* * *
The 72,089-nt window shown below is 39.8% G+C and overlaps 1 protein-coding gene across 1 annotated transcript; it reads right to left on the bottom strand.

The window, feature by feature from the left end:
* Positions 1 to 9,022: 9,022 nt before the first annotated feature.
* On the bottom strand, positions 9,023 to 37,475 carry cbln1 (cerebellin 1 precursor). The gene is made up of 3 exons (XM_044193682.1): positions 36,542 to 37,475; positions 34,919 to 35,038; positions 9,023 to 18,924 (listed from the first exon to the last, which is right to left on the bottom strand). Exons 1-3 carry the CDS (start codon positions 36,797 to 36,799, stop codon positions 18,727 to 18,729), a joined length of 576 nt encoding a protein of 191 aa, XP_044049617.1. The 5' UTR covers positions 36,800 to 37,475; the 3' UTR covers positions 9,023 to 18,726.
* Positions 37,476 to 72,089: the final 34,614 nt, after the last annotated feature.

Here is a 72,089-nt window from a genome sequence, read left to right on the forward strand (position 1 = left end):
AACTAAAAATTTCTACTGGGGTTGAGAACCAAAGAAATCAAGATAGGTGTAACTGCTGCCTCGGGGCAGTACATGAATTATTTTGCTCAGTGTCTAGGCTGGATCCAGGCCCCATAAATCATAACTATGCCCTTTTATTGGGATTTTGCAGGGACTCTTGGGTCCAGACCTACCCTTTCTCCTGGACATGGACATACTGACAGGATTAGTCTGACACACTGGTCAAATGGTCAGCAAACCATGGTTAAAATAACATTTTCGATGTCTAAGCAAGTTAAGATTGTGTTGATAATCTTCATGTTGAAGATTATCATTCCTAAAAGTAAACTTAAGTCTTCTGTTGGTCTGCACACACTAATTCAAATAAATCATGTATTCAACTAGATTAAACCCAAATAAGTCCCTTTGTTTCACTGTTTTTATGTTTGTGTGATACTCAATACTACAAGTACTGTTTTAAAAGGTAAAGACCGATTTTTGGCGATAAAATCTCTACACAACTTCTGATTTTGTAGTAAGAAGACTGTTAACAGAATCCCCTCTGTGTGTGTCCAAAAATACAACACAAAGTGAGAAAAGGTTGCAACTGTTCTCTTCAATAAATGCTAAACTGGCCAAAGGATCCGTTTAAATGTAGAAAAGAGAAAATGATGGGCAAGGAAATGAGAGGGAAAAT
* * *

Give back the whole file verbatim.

The 72,089-nt window shown below is 39.8% G+C and overlaps 1 protein-coding gene across 1 annotated transcript; it reads right to left on the bottom strand.

The window, feature by feature from the left end:
* Positions 1 to 9,022: 9,022 nt before the first annotated feature.
* On the bottom strand, positions 9,023 to 37,475 carry cbln1 (cerebellin 1 precursor). The gene is made up of 3 exons (XM_044193682.1): positions 36,542 to 37,475; positions 34,919 to 35,038; positions 9,023 to 18,924 (listed from the first exon to the last, which is right to left on the bottom strand). Exons 1-3 carry the CDS (start codon positions 36,797 to 36,799, stop codon positions 18,727 to 18,729), a joined length of 576 nt encoding a protein of 191 aa, XP_044049617.1. The 5' UTR covers positions 36,800 to 37,475; the 3' UTR covers positions 9,023 to 18,726.
* Positions 37,476 to 72,089: the final 34,614 nt, after the last annotated feature.

Here is a 72,089-nt window from a genome sequence, read left to right on the forward strand (position 1 = left end):
AACTAAAAATTTCTACTGGGGTTGAGAACCAAAGAAATCAAGATAGGTGTAACTGCTGCCTCGGGGCAGTACATGAATTATTTTGCTCAGTGTCTAGGCTGGATCCAGGCCCCATAAATCATAACTATGCCCTTTTATTGGGATTTTGCAGGGACTCTTGGGTCCAGACCTACCCTTTCTCCTGGACATGGACATACTGACAGGATTAGTCTGACACACTGGTCAAATGGTCAGCAAACCATGGTTAAAATAACATTTTCGATGTCTAAGCAAGTTAAGATTGTGTTGATAATCTTCATGTTGAAGATTATCATTCCTAAAAGTAAACTTAAGTCTTCTGTTGGTCTGCACACACTAATTCAAATAAATCATGTATTCAACTAGATTAAACCCAAATAAGTCCCTTTGTTTCACTGTTTTTATGTTTGTGTGATACTCAATACTACAAGTACTGTTTTAAAAGGTAAAGACCGATTTTTGGCGATAAAATCTCTACACAACTTCTGATTTTGTAGTAAGAAGACTGTTAACAGAATCCCCTCTGTGTGTGTCCAAAAATACAACACAAAGTGAGAAAAGGTTGCAACTGTTCTCTTCAATAAATGCTAAACTGGCCAAAGGATCCGTTTAAATGTAGAAAAGAGAAAATGATGGGCAAGGAAATGAGAGGGAAAAT